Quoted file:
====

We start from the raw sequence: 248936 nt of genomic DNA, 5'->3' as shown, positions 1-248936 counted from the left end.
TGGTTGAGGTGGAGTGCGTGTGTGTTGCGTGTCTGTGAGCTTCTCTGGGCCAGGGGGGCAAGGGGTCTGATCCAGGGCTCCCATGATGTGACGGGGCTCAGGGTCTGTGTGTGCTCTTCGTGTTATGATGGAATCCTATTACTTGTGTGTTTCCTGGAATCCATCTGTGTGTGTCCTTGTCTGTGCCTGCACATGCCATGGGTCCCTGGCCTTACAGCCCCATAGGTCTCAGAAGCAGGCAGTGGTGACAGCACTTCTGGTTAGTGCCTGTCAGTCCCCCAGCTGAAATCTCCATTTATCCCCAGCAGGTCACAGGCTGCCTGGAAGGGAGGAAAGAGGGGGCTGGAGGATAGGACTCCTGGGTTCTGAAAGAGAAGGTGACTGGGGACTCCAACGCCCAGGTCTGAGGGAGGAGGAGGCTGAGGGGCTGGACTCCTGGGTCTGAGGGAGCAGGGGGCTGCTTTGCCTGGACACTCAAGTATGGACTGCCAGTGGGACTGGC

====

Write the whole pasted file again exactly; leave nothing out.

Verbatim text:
We start from the raw sequence: 248936 nt of genomic DNA, 5'->3' as shown, positions 1-248936 counted from the left end.
TGGTTGAGGTGGAGTGCGTGTGTGTTGCGTGTCTGTGAGCTTCTCTGGGCCAGGGGGGCAAGGGGTCTGATCCAGGGCTCCCATGATGTGACGGGGCTCAGGGTCTGTGTGTGCTCTTCGTGTTATGATGGAATCCTATTACTTGTGTGTTTCCTGGAATCCATCTGTGTGTGTCCTTGTCTGTGCCTGCACATGCCATGGGTCCCTGGCCTTACAGCCCCATAGGTCTCAGAAGCAGGCAGTGGTGACAGCACTTCTGGTTAGTGCCTGTCAGTCCCCCAGCTGAAATCTCCATTTATCCCCAGCAGGTCACAGGCTGCCTGGAAGGGAGGAAAGAGGGGGCTGGAGGATAGGACTCCTGGGTTCTGAAAGAGAAGGTGACTGGGGACTCCAACGCCCAGGTCTGAGGGAGGAGGAGGCTGAGGGGCTGGACTCCTGGGTCTGAGGGAGCAGGGGGCTGCTTTGCCTGGACACTCAAGTATGGACTGCCAGTGGGACTGGC